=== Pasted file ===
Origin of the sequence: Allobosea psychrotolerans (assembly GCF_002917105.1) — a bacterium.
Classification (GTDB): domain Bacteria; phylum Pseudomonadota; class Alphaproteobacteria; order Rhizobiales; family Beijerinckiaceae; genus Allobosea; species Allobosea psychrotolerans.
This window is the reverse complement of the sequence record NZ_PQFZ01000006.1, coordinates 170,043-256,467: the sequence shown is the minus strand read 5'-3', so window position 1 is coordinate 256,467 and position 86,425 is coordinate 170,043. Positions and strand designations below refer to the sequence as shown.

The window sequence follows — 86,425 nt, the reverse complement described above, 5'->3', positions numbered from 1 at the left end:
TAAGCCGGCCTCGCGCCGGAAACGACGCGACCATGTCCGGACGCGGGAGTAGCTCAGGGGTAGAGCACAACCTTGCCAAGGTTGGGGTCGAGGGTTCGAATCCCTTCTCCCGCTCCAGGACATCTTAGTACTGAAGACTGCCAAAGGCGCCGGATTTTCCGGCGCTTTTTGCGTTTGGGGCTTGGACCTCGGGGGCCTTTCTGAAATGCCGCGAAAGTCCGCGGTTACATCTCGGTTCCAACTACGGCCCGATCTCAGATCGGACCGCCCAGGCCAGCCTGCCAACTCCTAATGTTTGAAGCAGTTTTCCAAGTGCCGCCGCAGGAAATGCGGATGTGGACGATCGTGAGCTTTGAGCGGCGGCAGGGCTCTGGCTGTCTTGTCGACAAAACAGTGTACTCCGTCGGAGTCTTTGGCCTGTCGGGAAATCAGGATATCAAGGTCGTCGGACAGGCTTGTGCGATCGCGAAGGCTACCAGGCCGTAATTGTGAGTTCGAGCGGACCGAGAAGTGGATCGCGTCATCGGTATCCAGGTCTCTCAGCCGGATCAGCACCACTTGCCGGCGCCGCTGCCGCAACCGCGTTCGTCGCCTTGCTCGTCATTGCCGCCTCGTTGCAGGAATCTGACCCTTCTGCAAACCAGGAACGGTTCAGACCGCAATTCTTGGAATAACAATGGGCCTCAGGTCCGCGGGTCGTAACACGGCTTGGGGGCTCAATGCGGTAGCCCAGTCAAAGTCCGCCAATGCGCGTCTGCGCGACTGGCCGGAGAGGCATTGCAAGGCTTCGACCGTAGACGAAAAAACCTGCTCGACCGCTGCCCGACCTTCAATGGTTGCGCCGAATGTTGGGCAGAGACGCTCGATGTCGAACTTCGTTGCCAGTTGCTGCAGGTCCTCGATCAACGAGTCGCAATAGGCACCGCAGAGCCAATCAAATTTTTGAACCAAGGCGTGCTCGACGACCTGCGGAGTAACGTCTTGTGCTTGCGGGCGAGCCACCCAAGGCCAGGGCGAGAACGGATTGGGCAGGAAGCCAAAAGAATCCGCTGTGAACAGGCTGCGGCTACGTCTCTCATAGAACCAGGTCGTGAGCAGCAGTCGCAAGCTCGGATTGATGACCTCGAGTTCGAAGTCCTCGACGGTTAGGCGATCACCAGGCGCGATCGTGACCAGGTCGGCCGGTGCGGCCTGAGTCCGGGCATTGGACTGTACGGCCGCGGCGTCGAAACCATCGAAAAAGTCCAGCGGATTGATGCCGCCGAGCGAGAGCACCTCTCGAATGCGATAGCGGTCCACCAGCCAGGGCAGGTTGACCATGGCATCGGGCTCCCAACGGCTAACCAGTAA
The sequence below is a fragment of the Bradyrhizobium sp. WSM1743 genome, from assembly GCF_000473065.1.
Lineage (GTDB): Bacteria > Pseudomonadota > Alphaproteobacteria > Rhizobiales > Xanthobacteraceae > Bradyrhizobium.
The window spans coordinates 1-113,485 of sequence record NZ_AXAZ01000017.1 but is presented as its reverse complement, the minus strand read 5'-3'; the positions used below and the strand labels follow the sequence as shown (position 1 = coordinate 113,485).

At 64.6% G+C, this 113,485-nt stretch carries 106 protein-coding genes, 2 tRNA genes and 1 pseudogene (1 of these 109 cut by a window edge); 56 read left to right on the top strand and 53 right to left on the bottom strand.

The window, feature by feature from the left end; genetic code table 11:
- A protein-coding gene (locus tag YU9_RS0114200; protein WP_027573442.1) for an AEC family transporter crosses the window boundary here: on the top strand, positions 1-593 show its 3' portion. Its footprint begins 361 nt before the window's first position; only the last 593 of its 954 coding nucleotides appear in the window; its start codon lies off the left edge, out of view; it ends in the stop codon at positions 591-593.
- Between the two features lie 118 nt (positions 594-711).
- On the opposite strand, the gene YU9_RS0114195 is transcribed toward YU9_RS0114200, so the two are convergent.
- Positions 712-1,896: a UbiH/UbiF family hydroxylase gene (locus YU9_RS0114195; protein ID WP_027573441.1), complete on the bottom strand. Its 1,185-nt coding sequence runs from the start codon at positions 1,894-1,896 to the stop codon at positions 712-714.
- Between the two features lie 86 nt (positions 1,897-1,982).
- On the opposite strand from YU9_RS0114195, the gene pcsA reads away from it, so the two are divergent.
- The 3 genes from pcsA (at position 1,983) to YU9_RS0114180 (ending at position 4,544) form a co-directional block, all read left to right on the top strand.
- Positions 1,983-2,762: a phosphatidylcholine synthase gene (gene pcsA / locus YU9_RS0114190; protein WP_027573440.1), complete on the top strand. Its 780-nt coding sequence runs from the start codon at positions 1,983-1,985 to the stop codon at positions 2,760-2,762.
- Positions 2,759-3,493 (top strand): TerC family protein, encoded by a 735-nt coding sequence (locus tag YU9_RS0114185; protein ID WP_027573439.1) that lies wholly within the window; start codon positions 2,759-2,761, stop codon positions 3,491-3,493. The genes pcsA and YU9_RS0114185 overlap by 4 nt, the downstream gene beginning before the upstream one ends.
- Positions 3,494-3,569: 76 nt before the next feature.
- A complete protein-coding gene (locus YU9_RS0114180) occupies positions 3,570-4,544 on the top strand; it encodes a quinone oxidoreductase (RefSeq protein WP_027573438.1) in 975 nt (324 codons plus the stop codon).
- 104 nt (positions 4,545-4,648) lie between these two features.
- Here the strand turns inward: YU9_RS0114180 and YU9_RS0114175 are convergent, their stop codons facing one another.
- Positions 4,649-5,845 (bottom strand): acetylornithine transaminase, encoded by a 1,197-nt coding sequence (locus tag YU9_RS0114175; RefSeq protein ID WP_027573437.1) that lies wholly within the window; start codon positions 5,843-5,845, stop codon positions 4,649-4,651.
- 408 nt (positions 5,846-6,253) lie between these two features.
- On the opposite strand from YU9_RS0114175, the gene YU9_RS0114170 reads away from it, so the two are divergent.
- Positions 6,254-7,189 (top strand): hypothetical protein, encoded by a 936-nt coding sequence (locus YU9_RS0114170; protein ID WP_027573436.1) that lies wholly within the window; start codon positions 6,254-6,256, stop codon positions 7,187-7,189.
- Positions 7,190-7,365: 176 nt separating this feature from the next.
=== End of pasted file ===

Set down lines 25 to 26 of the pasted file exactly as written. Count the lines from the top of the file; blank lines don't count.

- 408 nt (positions 5,846-6,253) lie between these two features.
- On the opposite strand from YU9_RS0114175, the gene YU9_RS0114170 reads away from it, so the two are divergent.